The Tentacles From Below by Anthony Gilmore
A COMPLETE NOVELETTE
ull stop. Rest ready."
These words glowed in vivid red against the black background of the
NX-1's control order-board. A wheel was spun over, a lever pulled
back, and in the hull of the submarine descended the peculiar silence
found only in mile-deep waters. Men rested at their posts, eyes alert.
Down to tremendous ocean depths goes Commander Keith Wells
in his blind duel with the marauding "machine-fish."
Above, in the control room, Hemingway Bowman, youthful first officer,
glanced at the teleview screen and swore softly.
"Keith," he said, "between you and me, I'll be damned glad when this
monotonous job's over. I joined the Navy to see the world, but this
charting job's giving me entirely too many close-ups of the deadest
parts of it!"
Commander Keith Wells. U. S. N., grinned broadly. "Well," he remarked,
"in a few minutes we can call it a day—or night, rather—and then
it's back to the Falcon while the day shift 'sees the world.'" He
turned again to his dials as Hemmy Bowman, with a sigh, resumed work.
"Depth, six thousand feet. Visibility poor. Bottom eight thousand," he
said into the phone hung before his lips, and fifty feet aft, in a
small cubby, a blue-clad figure monotonously repeated the observations
and noted them down in an official geographical survey report.
uch had been their routine for two tiring weeks, all part of the
NX-l's present work of re-charting the Newfoundland banks.
As early as 1929 slight cataclysms had begun to tear up the sea-floor
of this region, and of late—1935—seismographs and cable companies
had reported titanic upheavals and sinkings of the ocean bed, changing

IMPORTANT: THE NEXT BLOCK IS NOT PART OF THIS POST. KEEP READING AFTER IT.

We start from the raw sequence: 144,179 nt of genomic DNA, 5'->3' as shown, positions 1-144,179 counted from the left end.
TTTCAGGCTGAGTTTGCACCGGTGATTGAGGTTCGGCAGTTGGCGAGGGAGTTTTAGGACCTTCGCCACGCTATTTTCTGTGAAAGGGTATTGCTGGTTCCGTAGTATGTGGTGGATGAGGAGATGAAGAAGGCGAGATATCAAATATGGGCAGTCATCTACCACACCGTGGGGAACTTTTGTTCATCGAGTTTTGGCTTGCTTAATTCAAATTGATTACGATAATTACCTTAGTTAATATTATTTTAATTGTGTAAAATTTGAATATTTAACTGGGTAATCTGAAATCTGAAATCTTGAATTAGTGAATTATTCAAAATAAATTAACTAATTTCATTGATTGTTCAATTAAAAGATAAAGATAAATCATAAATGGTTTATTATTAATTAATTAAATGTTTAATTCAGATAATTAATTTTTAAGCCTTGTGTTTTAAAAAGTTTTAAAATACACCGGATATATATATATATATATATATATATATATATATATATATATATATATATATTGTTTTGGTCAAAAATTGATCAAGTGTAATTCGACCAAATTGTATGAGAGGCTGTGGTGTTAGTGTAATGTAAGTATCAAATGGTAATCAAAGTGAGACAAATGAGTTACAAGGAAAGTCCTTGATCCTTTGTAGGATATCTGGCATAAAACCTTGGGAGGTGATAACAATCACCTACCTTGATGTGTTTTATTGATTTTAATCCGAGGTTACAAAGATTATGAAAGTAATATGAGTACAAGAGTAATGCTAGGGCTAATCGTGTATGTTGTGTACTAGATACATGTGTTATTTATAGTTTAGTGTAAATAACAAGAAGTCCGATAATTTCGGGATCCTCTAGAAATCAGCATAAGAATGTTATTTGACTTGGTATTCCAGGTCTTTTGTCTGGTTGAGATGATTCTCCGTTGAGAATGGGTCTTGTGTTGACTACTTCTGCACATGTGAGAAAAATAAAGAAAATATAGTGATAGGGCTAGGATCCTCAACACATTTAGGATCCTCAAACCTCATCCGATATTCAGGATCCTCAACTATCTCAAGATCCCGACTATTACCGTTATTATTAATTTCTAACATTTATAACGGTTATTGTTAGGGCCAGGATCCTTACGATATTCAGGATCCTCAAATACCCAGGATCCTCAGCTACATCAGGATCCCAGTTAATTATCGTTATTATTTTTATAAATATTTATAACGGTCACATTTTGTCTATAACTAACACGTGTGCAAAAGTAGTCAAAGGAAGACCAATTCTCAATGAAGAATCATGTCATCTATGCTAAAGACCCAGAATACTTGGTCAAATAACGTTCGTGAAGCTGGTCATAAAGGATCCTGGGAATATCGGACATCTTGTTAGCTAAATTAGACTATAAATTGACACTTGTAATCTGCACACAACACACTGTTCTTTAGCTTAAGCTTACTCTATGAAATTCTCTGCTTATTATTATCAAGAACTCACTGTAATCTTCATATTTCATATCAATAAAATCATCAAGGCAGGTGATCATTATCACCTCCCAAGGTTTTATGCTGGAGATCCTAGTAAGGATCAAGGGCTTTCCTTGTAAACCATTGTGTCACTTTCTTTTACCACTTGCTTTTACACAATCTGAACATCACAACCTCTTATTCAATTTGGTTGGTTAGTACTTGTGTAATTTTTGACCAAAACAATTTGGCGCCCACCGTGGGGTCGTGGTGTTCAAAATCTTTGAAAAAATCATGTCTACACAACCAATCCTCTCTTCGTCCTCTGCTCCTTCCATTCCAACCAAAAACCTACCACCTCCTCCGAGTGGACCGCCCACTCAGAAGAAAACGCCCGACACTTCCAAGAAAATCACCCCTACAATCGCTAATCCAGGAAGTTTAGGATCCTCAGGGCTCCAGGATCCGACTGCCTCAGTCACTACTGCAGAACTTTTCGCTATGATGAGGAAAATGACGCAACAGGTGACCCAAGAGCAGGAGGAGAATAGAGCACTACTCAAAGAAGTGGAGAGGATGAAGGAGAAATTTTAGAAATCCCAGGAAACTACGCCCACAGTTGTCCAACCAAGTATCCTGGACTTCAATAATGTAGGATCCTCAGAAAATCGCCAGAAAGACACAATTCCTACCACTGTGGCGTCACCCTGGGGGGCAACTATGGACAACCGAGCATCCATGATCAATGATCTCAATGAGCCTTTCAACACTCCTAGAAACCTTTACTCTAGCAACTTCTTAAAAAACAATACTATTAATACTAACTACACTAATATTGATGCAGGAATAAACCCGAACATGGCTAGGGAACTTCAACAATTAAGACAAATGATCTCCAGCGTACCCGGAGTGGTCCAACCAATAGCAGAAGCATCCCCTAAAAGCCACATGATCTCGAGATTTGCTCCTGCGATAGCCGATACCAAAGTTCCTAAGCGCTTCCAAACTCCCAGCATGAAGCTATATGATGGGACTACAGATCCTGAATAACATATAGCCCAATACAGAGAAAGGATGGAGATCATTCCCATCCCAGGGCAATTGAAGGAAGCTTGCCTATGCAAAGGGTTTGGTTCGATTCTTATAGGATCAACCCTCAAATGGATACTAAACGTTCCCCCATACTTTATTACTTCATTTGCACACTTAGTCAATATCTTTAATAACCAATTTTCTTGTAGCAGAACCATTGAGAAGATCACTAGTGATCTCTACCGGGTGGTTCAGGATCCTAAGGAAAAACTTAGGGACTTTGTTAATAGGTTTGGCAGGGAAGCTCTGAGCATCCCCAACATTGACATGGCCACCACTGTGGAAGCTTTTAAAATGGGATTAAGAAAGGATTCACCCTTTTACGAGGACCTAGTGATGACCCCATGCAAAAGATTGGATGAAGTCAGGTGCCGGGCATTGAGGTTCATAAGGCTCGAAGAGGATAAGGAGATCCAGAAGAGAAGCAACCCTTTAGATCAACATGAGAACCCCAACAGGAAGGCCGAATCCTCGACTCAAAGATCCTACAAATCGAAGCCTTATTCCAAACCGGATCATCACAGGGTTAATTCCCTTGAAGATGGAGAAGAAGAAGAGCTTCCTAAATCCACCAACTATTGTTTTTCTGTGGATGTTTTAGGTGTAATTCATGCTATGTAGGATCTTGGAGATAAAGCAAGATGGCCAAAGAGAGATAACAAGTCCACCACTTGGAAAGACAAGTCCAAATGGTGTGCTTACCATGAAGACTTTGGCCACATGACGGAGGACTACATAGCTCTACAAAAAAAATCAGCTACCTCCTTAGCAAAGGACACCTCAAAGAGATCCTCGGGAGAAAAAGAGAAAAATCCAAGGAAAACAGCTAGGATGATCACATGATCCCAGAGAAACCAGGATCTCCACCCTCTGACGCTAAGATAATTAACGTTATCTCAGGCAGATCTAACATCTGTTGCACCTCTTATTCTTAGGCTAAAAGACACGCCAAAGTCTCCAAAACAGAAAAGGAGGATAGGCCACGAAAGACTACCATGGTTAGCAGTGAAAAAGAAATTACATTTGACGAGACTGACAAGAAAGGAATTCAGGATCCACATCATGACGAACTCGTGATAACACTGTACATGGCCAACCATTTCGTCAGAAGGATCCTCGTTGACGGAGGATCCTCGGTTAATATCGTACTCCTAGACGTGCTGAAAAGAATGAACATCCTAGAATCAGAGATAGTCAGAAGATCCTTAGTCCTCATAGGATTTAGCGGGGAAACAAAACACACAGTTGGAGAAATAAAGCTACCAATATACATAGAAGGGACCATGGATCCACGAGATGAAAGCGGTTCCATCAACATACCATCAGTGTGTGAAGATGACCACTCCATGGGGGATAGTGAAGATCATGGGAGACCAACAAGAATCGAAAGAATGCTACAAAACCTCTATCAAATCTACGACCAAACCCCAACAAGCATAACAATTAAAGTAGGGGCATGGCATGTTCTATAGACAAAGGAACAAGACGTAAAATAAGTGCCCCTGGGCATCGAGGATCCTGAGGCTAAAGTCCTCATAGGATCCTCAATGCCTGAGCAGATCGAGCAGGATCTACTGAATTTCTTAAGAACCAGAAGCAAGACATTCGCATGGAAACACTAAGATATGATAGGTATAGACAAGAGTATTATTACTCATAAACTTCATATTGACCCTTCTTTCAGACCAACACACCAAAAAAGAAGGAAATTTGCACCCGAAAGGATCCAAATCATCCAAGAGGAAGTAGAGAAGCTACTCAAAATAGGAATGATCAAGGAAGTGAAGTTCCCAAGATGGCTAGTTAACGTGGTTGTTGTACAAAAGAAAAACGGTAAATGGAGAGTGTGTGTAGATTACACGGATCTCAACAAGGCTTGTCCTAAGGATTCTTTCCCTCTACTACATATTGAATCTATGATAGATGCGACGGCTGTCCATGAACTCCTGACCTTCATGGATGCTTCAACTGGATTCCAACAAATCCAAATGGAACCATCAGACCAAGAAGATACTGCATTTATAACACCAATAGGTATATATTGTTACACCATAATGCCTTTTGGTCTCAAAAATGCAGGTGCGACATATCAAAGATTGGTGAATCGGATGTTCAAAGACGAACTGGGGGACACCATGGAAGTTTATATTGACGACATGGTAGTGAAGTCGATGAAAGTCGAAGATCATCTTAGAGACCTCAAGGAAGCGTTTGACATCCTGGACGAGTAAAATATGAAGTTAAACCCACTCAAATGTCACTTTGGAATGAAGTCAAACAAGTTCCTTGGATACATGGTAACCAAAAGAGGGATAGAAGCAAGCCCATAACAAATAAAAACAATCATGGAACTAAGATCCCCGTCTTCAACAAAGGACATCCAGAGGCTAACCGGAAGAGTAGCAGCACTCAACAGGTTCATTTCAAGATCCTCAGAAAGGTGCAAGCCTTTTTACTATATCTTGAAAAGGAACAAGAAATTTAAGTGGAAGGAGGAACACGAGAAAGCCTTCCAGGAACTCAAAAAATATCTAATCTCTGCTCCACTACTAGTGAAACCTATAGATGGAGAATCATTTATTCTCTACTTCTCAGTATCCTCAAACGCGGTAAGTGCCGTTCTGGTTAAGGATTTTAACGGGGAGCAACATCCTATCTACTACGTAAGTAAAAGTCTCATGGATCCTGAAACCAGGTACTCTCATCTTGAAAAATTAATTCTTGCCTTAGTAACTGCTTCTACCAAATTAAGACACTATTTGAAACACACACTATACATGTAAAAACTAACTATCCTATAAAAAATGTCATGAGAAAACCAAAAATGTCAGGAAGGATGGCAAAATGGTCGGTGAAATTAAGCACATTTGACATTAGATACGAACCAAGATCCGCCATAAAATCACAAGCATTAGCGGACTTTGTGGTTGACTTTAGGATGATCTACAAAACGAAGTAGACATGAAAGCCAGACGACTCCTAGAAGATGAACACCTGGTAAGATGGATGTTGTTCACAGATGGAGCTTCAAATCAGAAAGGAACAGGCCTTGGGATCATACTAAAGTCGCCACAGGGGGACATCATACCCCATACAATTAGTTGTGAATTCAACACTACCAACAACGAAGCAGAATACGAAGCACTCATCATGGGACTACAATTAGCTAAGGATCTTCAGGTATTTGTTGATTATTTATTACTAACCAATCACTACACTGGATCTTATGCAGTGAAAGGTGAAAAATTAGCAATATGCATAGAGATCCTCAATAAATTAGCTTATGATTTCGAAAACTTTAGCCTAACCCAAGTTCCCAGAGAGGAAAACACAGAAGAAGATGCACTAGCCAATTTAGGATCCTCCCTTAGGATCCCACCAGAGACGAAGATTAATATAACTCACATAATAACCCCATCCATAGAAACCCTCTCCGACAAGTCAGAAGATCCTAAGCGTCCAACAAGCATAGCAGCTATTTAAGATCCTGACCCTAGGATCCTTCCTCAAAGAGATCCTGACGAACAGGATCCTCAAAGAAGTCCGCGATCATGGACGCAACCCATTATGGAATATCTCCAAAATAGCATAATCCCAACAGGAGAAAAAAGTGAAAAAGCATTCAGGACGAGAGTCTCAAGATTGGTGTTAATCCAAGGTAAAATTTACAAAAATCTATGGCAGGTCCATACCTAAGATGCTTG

hundreds of miles of underwater territory. Finally Washington decided
to chart the alterations this series of sub-sea earthquakes had
And for this job the NX-1 was detailed. A super-submarine fresh from
the yards, small, but modern to the last degree, she contained such
exclusive features as a sheathing of the tough new glycosteel,
automatic air rectifiers, a location chart for showing positions of
nearby submarines, the newly developed Edsel electric motors, and
automatic teleview screen. When below surface she was a sealed tube of
metal one hundred feet long, and possessed of an enormous cruising
radius. From the flower of the Navy some thirty men were picked, and
in company with the mother-ship Falcon she put out to combine an
exhaustive trial trip with the practical charting of the newly changed
Now this work was almost over. Keith Wells told himself that he, like
Bowman, would be glad to set foot on land again. This surveying was
important, of course, but too dry for him—no action. He smiled at the
lines of boredom on Hemmy's brow as the younger man stared gloomily
into the teleview screen.
And then the smile left his lips. The radio operator, in a cubby
adjoining the control room, had spoken into the communication tube:
"Urgent call for you, sir! From Captain Knapp!"
ells reached out and clipped a pair of extension phones over his
ears. The deep voice of Robert Knapp, captain of the mother-ship
Falcon, came ringing in. It was strained with an excitement unusual
"Wells? Knapp speaking. Something damned funny's just happened near
here. You know the fishing fleet that was near us yesterday morning?"
"Well, the whole thing's gone down! Destroyed, absolutely! The sea's
been like glass, the weather perfect—yet from the wreckage, what
there is of it, you'd think a typhoon had struck! I can't begin to
explain it. No survivors, either, so far, though we're hunting for
"You say the boats are completely destroyed?"
"Smashed like driftwood. I tell you it's preposterous—and yet it's
the fact. I think you'd better return at once, old man; you're only
half an hour off. And come on the surface; it's getting light now, and